From our genome-wide analysis, we identified a peak on chromosome 4, regions q28.1 to q28.2, of maternal genomes associated with this mitotic-error phenotype (Fig. 2, C to E). The SNP rs2305957 was most strongly associated, with the minor allele conferring a significantly increased rate of mitotic error [logistic GLM, (regression coefficient) β = 0.218, standard error (SE) = 0.0270, P = 8.68 × 10−16]. The minor allele is present in diverse human populations at frequencies of 20 to 45% (fig. S2) (14). We observed no significant associations between paternal genotype and the same mitotic-error phenotype (logistic GLM, P = 0.389), which demonstrates that population stratification did not drive the significant association with maternal genotype (Fig. 2, A and B) (5). We also found that the association was robust when separately tested for mothers of European and East Asian ancestries (Table 1 and fig. S3).

Fig. 2 Association test for aneuploidy.

(A) to (D) Manhattan and QQ plots depicting P values of association tests of each genotyped SNP versus the rate of aneuploidy affecting paternal chromosomes (a proxy for mitotic aneuploidy). P values are corrected using the genomic control method (5). (A) Results for association with paternal genotypes, a negative control. (B) QQ plot of the distribution of observed P values versus those expected under the null. (C) Association with maternal genotypes, with rs2305957 highlighted as the most significant genotyped SNP. (D) QQ plots of P values. For (A) and (C), the red lines represent a standard genome-wide cutoff of 5 × 10−8, whereas the gray dotted lines represent a less stringent P value of 1 × 10−6. For (B) and (D), the gray shaded regions indicate probability bounds. (E) Regional association plot for mothers of European ancestry, inferred by comparison to reference populations (fig. S1). rs2305957 is indicated (purple point below arrow), whereas the colors of other variants represent linkage disequilibrium with rs2305957 (5).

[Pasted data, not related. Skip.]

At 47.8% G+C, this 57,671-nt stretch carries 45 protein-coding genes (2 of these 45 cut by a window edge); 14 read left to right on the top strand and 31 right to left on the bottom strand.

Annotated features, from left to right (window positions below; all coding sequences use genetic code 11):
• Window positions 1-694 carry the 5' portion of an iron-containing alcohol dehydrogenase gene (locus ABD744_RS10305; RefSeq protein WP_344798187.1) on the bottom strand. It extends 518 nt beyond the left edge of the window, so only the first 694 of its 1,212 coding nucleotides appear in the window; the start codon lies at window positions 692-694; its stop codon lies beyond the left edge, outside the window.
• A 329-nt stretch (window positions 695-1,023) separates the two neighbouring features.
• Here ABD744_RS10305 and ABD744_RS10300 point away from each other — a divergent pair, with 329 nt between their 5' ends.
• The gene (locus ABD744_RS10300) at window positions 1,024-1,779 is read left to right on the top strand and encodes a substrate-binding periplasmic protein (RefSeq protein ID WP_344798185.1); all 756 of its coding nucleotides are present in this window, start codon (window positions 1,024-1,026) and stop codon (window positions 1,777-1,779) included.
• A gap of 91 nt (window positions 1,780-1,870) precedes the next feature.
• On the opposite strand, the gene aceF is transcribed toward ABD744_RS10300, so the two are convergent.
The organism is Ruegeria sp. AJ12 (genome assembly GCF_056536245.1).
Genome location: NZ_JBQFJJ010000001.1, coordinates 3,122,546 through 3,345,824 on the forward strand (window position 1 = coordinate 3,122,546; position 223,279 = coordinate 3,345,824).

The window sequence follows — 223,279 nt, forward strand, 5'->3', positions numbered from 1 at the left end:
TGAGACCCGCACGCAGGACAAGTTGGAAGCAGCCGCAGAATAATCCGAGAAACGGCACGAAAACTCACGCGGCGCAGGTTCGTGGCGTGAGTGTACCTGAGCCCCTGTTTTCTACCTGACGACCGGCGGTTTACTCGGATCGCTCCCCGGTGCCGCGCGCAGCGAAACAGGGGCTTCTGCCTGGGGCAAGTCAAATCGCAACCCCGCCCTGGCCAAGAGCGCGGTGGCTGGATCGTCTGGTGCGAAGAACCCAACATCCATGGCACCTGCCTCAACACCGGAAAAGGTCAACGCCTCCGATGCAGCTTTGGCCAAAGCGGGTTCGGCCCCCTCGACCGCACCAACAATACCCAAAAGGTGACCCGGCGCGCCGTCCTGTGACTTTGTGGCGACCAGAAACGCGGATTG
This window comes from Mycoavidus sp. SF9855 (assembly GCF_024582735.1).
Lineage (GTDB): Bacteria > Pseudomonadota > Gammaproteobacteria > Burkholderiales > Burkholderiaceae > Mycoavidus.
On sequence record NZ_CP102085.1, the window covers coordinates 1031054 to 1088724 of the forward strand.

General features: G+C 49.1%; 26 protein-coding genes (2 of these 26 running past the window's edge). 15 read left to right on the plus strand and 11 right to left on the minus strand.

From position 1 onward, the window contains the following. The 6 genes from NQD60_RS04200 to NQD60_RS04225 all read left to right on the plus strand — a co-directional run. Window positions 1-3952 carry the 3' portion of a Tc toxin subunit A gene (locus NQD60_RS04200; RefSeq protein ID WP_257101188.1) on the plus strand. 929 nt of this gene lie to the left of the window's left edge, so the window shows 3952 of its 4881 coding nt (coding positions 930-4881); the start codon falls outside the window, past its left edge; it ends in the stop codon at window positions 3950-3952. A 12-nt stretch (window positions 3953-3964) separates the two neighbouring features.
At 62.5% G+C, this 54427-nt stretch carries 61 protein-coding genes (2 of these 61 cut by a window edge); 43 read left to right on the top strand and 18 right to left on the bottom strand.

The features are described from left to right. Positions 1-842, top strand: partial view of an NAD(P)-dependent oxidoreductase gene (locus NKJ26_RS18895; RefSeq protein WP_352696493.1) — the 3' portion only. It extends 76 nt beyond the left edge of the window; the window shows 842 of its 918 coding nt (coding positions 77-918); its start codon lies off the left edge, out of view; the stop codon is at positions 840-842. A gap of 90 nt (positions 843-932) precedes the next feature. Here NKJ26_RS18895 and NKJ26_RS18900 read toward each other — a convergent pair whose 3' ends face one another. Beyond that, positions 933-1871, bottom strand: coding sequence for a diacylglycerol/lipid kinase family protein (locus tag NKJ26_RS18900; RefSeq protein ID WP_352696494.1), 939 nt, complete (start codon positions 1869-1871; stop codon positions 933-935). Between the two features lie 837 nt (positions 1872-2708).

Table 1 Association of SNP rs2305957 with the rate of putative mitotic-origin aneuploidy.

Sample size, β, SE, odds ratio (OR), genomic inflation factor (λ), and P values are reported. CI, confidence interval; NA, not applicable. The upper row gives results of an association test of all female patients, including those falling outside of the European and East Asian principal components boundaries. The middle two rows control for potential population stratification by separating analyses of female patients with a high proportion of European or East Asian ancestry, respectively.

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The observed effect was characterized by means of 24.6, 27.0, and 31.7% of blastomeres affected with paternal-chromosome aneuploidies for the GG, AG, and AA maternal genotypic classes, respectively (Fig. 3A), and was consistent across age classes (Fig. 3D). The effect size from individual blastomeres may underestimate the overall effect on aneuploidy, because diploid blastomeres will be sampled by chance from some diploid-aneuploid mosaics. The frequencies of the three genotypes were not significantly different between mothers and fathers [χ2(2, N = 9, 418) = 1.17, P = 0.557] or between egg donors and non-donors [χ2(2, N = 4, 712) = 2.49, P = 0.288], which together suggest that this set of IVF patients was not enriched in the mitotic-error–associated genotypes.

Fig. 3 Effect of genotype on mitotic-error–related phenotypes.